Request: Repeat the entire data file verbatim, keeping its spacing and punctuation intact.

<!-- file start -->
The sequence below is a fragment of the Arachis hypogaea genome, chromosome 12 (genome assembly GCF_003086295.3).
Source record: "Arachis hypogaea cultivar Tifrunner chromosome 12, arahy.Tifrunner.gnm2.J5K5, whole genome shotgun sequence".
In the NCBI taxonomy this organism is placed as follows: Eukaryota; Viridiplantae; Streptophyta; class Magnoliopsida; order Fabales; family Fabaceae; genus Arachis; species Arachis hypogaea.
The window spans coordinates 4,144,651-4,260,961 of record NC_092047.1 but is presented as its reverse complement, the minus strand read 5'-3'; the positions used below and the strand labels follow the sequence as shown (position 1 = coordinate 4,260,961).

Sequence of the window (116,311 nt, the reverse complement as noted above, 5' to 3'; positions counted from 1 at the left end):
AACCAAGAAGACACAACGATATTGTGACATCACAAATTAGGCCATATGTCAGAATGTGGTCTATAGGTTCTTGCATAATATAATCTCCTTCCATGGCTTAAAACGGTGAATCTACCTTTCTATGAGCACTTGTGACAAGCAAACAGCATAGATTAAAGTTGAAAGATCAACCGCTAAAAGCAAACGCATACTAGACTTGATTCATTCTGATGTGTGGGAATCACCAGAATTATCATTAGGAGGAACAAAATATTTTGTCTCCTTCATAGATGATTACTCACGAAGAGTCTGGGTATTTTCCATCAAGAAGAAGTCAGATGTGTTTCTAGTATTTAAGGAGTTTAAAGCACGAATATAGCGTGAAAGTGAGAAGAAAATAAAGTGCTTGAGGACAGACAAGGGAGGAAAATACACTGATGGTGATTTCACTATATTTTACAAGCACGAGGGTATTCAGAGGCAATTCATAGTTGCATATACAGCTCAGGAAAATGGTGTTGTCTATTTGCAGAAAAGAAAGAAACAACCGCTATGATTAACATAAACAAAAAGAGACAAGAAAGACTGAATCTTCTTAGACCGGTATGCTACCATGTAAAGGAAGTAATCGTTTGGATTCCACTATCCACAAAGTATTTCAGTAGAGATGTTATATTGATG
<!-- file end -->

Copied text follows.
The sequence below is a fragment of the Arachis hypogaea genome, chromosome 12 (genome assembly GCF_003086295.3).
Source record: "Arachis hypogaea cultivar Tifrunner chromosome 12, arahy.Tifrunner.gnm2.J5K5, whole genome shotgun sequence".
In the NCBI taxonomy this organism is placed as follows: Eukaryota; Viridiplantae; Streptophyta; class Magnoliopsida; order Fabales; family Fabaceae; genus Arachis; species Arachis hypogaea.
The window spans coordinates 4,144,651-4,260,961 of record NC_092047.1 but is presented as its reverse complement, the minus strand read 5'-3'; the positions used below and the strand labels follow the sequence as shown (position 1 = coordinate 4,260,961).

Sequence of the window (116,311 nt, the reverse complement as noted above, 5' to 3'; positions counted from 1 at the left end):
AACCAAGAAGACACAACGATATTGTGACATCACAAATTAGGCCATATGTCAGAATGTGGTCTATAGGTTCTTGCATAATATAATCTCCTTCCATGGCTTAAAACGGTGAATCTACCTTTCTATGAGCACTTGTGACAAGCAAACAGCATAGATTAAAGTTGAAAGATCAACCGCTAAAAGCAAACGCATACTAGACTTGATTCATTCTGATGTGTGGGAATCACCAGAATTATCATTAGGAGGAACAAAATATTTTGTCTCCTTCATAGATGATTACTCACGAAGAGTCTGGGTATTTTCCATCAAGAAGAAGTCAGATGTGTTTCTAGTATTTAAGGAGTTTAAAGCACGAATATAGCGTGAAAGTGAGAAGAAAATAAAGTGCTTGAGGACAGACAAGGGAGGAAAATACACTGATGGTGATTTCACTATATTTTACAAGCACGAGGGTATTCAGAGGCAATTCATAGTTGCATATACAGCTCAGGAAAATGGTGTTGTCTATTTGCAGAAAAGAAAGAAACAACCGCTATGATTAACATAAACAAAAAGAGACAAGAAAGACTGAATCTTCTTAGACCGGTATGCTACCATGTAAAGGAAGTAATCGTTTGGATTCCACTATCCACAAAGTATTTCAGTAGAGATGTTATATTGATG